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Code: No Code

By J. Bowers | Posted 8/9/2006

Code: No Code

At Villa Julie College through Aug. 12

Elegant and inventive, Villa Julie's off-site Artscape offering brings together five artists who explore the communicative power of symbols, letters, and numbers--and the cognitive dissonance created when these familiar building blocks of communication are disrupted or manipulated.

It's an intriguing concept for a group show, ingeniously explored by Annet Couwenberg's "Are You Perfect Yet?," a series of embroidered linen panels created using digital computer technology. By creating Egyptian hieroglyphic symbols with a computer, Couwenberg presents an interesting contrast between old imagery and futuristic technique. What's more, each nigh-identical piece of embroidery sports a glass overlay, silk-screened with what appears to be Couwenberg's ideal measurements for the finished computer-made works. Needless to say, none of the images quite matches up to the lines drawn on the glass, and Couwenberg's obsession with perfection is an effective modern take on the ancient Egyptian fascination with the so-called "sacred ratio," a calculation based on measurements related to the human body. While only mildly aesthetically pleasing, "Are You Perfect Yet?" is conceptually rich.

Retired photography teacher Ken Huston has spent the last little while devoting himself to his sculptural work--small-scale blocks of granite that nevertheless possess monumental presence (pictured). Bearing carved legends such as "1+1 =2?" and "No Reason"--with the no obscured by a convex glass lens that renders it unreadable until you're right on top of the sculpture--Huston's works would be right at home in a sci-fi movie, impersonating mysterious monoliths from the distant future.

Annette Wilson Jones' stamped images, which deal with sign language and deafness, and Tiffany Jordan's silk-screened paper drawings, heavily influenced by abstract expressionism, feel out of place in this show. Though attractive and skillfully done, these works are less unusual than the other pieces and get lost in the shuffle.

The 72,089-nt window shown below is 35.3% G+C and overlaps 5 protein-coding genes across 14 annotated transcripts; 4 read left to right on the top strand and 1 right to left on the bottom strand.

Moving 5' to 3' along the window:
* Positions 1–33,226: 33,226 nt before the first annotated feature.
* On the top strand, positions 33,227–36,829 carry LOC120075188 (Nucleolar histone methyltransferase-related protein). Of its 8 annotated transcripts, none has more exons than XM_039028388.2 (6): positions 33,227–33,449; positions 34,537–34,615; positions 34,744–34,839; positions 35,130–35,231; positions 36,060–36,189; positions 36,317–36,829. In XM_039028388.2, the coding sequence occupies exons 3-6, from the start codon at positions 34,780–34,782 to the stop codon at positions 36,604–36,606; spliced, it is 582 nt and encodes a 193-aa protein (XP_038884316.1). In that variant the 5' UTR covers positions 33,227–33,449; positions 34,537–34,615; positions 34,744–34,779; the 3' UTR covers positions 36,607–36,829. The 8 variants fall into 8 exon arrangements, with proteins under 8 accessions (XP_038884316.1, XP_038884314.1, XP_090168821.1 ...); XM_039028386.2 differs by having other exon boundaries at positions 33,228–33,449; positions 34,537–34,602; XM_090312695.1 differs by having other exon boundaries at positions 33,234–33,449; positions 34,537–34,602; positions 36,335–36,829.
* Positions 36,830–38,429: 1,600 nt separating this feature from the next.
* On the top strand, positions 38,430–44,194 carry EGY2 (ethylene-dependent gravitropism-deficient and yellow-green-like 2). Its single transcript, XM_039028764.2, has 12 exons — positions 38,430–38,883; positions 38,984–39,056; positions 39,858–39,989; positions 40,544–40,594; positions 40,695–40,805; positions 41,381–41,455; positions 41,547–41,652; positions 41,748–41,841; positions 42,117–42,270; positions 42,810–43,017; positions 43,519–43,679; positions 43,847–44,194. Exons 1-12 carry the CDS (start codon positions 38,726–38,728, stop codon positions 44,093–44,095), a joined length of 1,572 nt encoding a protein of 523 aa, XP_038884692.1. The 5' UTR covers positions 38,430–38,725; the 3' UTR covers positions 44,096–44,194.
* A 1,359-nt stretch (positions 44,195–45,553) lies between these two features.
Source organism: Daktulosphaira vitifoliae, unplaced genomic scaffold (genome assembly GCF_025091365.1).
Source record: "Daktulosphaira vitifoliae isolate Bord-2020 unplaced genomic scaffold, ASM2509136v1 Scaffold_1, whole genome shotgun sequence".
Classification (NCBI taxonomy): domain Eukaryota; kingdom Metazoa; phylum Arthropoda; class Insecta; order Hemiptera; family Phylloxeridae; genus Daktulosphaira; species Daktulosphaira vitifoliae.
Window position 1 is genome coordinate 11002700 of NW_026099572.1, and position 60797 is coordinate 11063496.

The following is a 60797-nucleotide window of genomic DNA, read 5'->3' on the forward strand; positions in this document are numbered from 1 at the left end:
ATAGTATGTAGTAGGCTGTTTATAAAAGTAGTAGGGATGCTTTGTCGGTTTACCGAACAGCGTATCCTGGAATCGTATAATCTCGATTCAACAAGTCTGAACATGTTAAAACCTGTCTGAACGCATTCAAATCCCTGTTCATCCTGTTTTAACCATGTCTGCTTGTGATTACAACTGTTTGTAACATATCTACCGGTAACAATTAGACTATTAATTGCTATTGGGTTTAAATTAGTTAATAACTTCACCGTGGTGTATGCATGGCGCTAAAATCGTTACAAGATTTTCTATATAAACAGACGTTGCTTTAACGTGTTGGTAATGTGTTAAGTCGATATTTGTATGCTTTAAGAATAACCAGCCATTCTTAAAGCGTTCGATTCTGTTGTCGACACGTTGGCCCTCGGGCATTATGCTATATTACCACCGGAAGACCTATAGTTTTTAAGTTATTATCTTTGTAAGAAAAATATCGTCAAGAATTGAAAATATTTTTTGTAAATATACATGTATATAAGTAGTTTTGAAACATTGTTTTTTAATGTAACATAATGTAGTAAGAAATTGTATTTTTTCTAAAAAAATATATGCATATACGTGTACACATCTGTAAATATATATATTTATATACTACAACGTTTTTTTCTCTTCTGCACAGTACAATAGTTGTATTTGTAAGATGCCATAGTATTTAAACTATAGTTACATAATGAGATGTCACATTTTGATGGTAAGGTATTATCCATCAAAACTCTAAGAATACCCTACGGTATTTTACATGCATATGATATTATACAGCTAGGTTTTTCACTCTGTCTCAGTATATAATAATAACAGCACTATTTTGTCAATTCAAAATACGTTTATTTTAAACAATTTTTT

On the other hand, installation artist Julianna Dail could easily command a solo show. Created by deconstructing and manipulating books, her pieces transform written information into highly visual, symbolic sculpture. "Words That Incite/To Ban or to Challenge" consists of dictionary pages, strategically covered in whiteout to reveal words such as "Darwinian," "Negrophobe," and "masturbation." Simple enough, but Dail adds a savvy finishing touch, tacking the pages to the wall with thumbtacks that resemble "red flags." Even better, "In Fourteen Hundred Ninety-Two . . . " finds her eviscerating an old history book about Christopher Columbus' "discovery" of America. The book's spine rests, splayed open, on a shelf jutting out from the wall, and its shredded pages create a waterfall of paper that drops from a height, descends into a spherical mass, and eventually trickles onto the floor. Three origami boats, made out of pages depicting Native Americans, float upon a sea of unintelligible words. The piece is fascinating in its simplicity--its only flaw is Dail's failure to connect the hanging bolus of paper with the river of clippings on the floor of the gallery.

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